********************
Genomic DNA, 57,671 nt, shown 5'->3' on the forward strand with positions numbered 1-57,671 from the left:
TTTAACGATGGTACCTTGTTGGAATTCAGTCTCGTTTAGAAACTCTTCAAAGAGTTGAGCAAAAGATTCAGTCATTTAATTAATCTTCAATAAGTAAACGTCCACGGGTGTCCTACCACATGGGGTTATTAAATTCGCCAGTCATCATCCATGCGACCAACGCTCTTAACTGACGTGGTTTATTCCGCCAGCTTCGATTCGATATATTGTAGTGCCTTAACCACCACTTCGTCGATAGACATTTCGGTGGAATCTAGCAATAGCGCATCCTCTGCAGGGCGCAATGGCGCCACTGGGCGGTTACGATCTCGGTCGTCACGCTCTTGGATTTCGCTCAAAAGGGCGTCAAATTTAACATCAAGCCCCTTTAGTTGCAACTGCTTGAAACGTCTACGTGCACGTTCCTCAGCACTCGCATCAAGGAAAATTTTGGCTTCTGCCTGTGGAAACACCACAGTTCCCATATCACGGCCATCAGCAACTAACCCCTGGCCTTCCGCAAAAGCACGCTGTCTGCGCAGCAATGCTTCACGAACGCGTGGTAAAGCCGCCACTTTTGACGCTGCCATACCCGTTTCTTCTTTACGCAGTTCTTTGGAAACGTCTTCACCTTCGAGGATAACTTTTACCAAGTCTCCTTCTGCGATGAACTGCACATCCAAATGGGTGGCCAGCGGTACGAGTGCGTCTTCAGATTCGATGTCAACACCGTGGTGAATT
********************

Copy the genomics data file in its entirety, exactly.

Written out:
Genomic DNA, 57,671 nt, shown 5'->3' on the forward strand with positions numbered 1-57,671 from the left:
TTTAACGATGGTACCTTGTTGGAATTCAGTCTCGTTTAGAAACTCTTCAAAGAGTTGAGCAAAAGATTCAGTCATTTAATTAATCTTCAATAAGTAAACGTCCACGGGTGTCCTACCACATGGGGTTATTAAATTCGCCAGTCATCATCCATGCGACCAACGCTCTTAACTGACGTGGTTTATTCCGCCAGCTTCGATTCGATATATTGTAGTGCCTTAACCACCACTTCGTCGATAGACATTTCGGTGGAATCTAGCAATAGCGCATCCTCTGCAGGGCGCAATGGCGCCACTGGGCGGTTACGATCTCGGTCGTCACGCTCTTGGATTTCGCTCAAAAGGGCGTCAAATTTAACATCAAGCCCCTTTAGTTGCAACTGCTTGAAACGTCTACGTGCACGTTCCTCAGCACTCGCATCAAGGAAAATTTTGGCTTCTGCCTGTGGAAACACCACAGTTCCCATATCACGGCCATCAGCAACTAACCCCTGGCCTTCCGCAAAAGCACGCTGTCTGCGCAGCAATGCTTCACGAACGCGTGGTAAAGCCGCCACTTTTGACGCTGCCATACCCGTTTCTTCTTTACGCAGTTCTTTGGAAACGTCTTCACCTTCGAGGATAACTTTTACCAAGTCTCCTTCTGCGATGAACTGCACATCCAAATGGGTGGCCAGCGGTACGAGTGCGTCTTCAGATTCGATGTCAACACCGTGGTGAATT